In light of Colorado HB-1353 going into effect on July 1, 2008, and the recent passing of the Food, Conservation and Energy Act of 2008 (the “Farm Bill”) by Congress, the Colorado Coalition of Land Trusts (CCLT) sent out a timeline and legal analysis from Isaacson Rosenbaum P.C. last Friday. According to the Denver law firm:
“Colorado House Bill 08-1353 creates new reporting and submission requirements for appraisers, and new review and enforcement duties in the Department of Revenue, Division of Real Estate, and the Board of Real Estate Appraisers. The bill also creates a new Conservation Easement Oversight Commission to oversee conservation easement transactions for which a Colorado conservation tax credit is claimed. Land trusts accepting conservation easements for which a tax credit is claimed must complete a conservation easement holder certification process. Finally, HB 1353 imposes a new tax basis limitation on conservation tax credits for property held for less than one year, aligning the state program with federal tax requirements.”
“The Farm Bill extends the expanded tax incentives for charitable contributions of qualified conservation easements from the Pension Protection Act of 2006. Retroactive from January 1, 2008 through December 31, 2009, the Farm Bill extended the Pension Act’s expansion of the amount of the deduction available for donations of qualified conservation contributions from 30% to 50% of adjusted gross income, and up to 100% of AGI for farmers and ranchers. The Farm Bill also extended the expansion of the deduction’s lifetime, or its ‘carryforward’ period, from five to fifteen years. Finally, the Farm Bill included $733 million in funding over five years for the Farmland Protection Program, and re-established the Grasslands Reserve Program, targeting 1.22 million acres for protection with an estimated $300 million in funding.”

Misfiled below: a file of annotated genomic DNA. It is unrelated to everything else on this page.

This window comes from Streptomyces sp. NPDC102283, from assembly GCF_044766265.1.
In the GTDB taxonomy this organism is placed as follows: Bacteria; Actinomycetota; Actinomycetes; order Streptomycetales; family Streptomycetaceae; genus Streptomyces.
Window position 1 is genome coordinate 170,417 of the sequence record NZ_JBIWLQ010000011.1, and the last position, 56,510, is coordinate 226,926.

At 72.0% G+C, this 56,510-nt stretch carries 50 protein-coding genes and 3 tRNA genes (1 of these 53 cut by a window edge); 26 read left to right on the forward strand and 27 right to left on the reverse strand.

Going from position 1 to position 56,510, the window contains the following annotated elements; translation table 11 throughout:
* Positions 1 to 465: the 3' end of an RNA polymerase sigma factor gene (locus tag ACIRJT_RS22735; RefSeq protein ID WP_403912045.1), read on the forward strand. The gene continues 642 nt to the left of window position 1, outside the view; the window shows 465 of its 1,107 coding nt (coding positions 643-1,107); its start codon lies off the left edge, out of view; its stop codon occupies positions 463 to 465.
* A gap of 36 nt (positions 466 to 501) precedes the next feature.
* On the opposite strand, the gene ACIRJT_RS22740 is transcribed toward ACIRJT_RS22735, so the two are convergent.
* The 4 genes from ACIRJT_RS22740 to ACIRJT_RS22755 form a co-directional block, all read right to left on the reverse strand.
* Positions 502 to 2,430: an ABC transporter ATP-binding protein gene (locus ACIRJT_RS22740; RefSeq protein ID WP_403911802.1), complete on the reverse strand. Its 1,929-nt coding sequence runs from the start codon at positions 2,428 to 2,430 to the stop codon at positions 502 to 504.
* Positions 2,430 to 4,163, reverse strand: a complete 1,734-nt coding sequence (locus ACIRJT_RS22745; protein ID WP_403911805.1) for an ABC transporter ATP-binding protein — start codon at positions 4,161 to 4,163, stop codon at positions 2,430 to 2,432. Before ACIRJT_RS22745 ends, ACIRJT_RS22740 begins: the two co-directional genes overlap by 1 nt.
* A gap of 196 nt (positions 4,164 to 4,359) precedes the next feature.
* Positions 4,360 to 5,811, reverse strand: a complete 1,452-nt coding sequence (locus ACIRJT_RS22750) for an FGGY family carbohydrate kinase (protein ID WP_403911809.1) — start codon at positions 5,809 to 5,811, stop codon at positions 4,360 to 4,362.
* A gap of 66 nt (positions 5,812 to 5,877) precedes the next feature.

To read the full analysis by Isaacson Rosenbaum, click here.
In addition, CCLT offered the following timeline for these legislative developments in the conservation community:
July 1, 2008
- Governor may appoint Conservation Easement Oversight Commission.
- The Department of Real Estate may begin any necessary rulemaking for the Conservation Easement Oversight program.
- Appraisers must begin submitting final conservation easement appraisals along with an affidavit and fee to the Division of Real Estate.
January 1, 2009
- Non-profit easement holders (land trusts) can begin applying for certification.
April 15, 2009 (repeats annually)
- All easement holders must submit the form DR 1299 required under C.R.S. 39-22-522 to the Department of Revenue and the Division of Real Estate by this date.
January 1, 2010
- All non-profit easement holders (land trusts) must be certified by this date in order for donors to receive the state tax credit.
- Government entities and historic preservation groups may begin to apply for certification.
January 1, 2011
- All government entity and historic preservation easement holders must be certified by this date in order for donors to receive the state tax credit.
If you are already an easement donor in Colorado, CCLT offers the following guidance:
- Taxpayers must continue to submit information about the conservation easement donation on Forms DR 1303, DR 1304, and DR 1305.
- In order to receive the state tax credit, an easement must be donated to a certified organization once that specific type of entity is required to be certified.
- If an easement is donated to a certified holder (at the time of donation) which subsequently loses certification, the tax credit will remain valid. It is the responsibility of the landowner to check the certification status of an easement holder with the Division of Real Estate (an online status list will be maintained).